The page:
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Main focus of Monday, February 11, 2013


EU budget summit ends in compromise

The draft budget caps EU spending at 960 billion euros. (© dapd)

After lengthy negotiations, the EU heads of state and government agreed on the financial framework for 2014-2020 on Friday. The EU Parliament has said it is ready to oppose the budget, which for the first time is smaller than the previous one. While some commentators are unhappy that solidarity and competitiveness were sacrificed to arrive at the compromise, others find it remarkable that an agreement was reached at all.


Wiener Zeitung - Austria

Muddling through instead of competitiveness

The budget compromise is retrograde and sends the wrong message entirely for Europe's competitiveness, the state-run liberal daily Wiener Zeitung believes: "Politics is the art of the doable - in normal times. On days like these, politics is the art of speaking clearly and being willing to be creative. The heads of government at the budget summit did none of this. Their politics is faint-hearted, aimless and simply a little less of what we already had. ... The opportunity to send a clear signal to industry and research has been missed. The opportunity to make a statement with the EU budget that Europe is fully aware of its role in the world has been missed. While in the US, President Obama took on a 'big deal' on the budget and countries like China, Japan and South Korea are getting ready to strengthen their industry, Europe will continue to support its agriculture. This is not to downplay the importance of agriculture, but it is not the decisive sector when it comes to global competitiveness." (11/02/2013)


Hotnews - Romania

Europe nothing but fight over money nowadays

The EU heads of state and government negotiated for approximately 26 hours to agree on a reduced budget. For the news website Hotnews, the fierce bickering does not show the EU in a positive light: "As a result of the European economic crisis, the media are giving far closer coverage to the negotiations on the EU budget. But as far as the average European on the street is concerned, this game is just about national pride. ... The leaders have shown what Europe is: a quarrel over money. The need for 'more Europe' and stronger political integration seem to have been completely swept from the table. Of course the heads of state and government aren't keen on the idea of giving Brussels more political competences. Because these politicians have made a hobby of night-time negotiations, and that would remove a large part of their power. And it would turn the EU from being a scapegoat - as the leaders like to use it nowadays - into a far more concrete entity." (11/02/2013)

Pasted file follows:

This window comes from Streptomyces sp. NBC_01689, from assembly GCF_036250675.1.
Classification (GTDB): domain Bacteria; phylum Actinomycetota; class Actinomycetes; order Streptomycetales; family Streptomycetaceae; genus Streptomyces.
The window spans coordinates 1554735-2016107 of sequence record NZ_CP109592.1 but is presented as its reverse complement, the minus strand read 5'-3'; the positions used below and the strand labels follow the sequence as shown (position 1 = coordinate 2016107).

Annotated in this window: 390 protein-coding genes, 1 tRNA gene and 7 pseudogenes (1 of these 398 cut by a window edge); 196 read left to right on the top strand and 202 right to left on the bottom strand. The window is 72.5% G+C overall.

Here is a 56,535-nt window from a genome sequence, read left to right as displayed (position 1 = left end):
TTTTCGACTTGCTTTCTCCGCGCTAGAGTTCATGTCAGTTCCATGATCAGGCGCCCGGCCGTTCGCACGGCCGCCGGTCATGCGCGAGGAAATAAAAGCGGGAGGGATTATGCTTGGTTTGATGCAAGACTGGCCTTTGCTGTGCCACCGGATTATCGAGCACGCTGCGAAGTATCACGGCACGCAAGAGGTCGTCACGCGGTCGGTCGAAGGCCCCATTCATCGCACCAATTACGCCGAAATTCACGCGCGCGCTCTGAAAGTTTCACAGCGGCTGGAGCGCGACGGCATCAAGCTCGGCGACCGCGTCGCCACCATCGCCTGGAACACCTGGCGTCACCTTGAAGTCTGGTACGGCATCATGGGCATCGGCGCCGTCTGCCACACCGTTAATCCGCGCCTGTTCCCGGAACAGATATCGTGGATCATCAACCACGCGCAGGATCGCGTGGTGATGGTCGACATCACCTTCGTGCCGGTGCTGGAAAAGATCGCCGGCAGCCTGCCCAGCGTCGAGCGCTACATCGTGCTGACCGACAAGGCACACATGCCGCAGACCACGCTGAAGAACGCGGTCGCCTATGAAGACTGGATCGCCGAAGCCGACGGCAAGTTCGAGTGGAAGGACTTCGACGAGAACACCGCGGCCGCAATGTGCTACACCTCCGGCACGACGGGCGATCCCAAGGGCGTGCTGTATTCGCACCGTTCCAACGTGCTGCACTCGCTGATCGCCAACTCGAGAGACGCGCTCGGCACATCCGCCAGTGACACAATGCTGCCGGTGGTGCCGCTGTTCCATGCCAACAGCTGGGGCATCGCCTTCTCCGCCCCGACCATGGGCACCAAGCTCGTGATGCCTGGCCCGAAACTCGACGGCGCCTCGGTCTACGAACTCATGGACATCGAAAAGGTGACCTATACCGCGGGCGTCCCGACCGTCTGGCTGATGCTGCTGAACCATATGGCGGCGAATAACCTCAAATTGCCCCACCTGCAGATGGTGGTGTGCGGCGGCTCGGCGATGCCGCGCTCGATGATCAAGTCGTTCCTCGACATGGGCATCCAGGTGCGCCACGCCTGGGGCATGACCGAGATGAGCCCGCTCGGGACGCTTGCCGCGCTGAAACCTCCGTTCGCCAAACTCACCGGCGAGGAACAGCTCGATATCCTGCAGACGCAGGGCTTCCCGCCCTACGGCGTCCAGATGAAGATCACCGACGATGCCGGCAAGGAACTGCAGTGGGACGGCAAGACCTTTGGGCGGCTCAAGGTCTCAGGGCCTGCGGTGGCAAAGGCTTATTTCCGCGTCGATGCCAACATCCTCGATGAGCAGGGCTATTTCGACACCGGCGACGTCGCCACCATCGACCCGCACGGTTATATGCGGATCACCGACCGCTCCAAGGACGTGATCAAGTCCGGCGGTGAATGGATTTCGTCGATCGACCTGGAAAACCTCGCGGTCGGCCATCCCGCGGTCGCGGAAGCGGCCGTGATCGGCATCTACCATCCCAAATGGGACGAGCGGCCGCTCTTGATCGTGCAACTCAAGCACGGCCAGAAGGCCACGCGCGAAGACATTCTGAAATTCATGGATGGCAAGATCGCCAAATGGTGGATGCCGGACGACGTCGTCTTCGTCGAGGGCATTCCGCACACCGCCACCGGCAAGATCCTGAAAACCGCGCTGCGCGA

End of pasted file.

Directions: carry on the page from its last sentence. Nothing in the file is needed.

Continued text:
De Tijd - Belgium

EU Parliament must reject budget

The EU Parliament must not approve the new budget because it will lead to less Europe, the business paper De Tijd warns: "Herman Van Rompuy has offered the European countries bread and games in exchange for less Europe. In so doing he has been successful as president of the European Council. ... But as the embodiment a European institution he has failed. Not only is the agreement a mortgage on the future of Europe, it also strengthens the baneful misunderstanding that Europe is nothing but a machine for distributing money, and that at the end of the day it's every country for itself. ... The European Union was founded as a project of solidarity, and its only future lies in the spirit of togetherness. This Union was written off by Europe's leaders last week. Now there is only one body that can re-establish the balance: the budget has yet to receive the blessing of the European Parliament. ... It's time for the MEPs to show their colours: for Europe's best interests or for bread and games at home." (11/02/2013)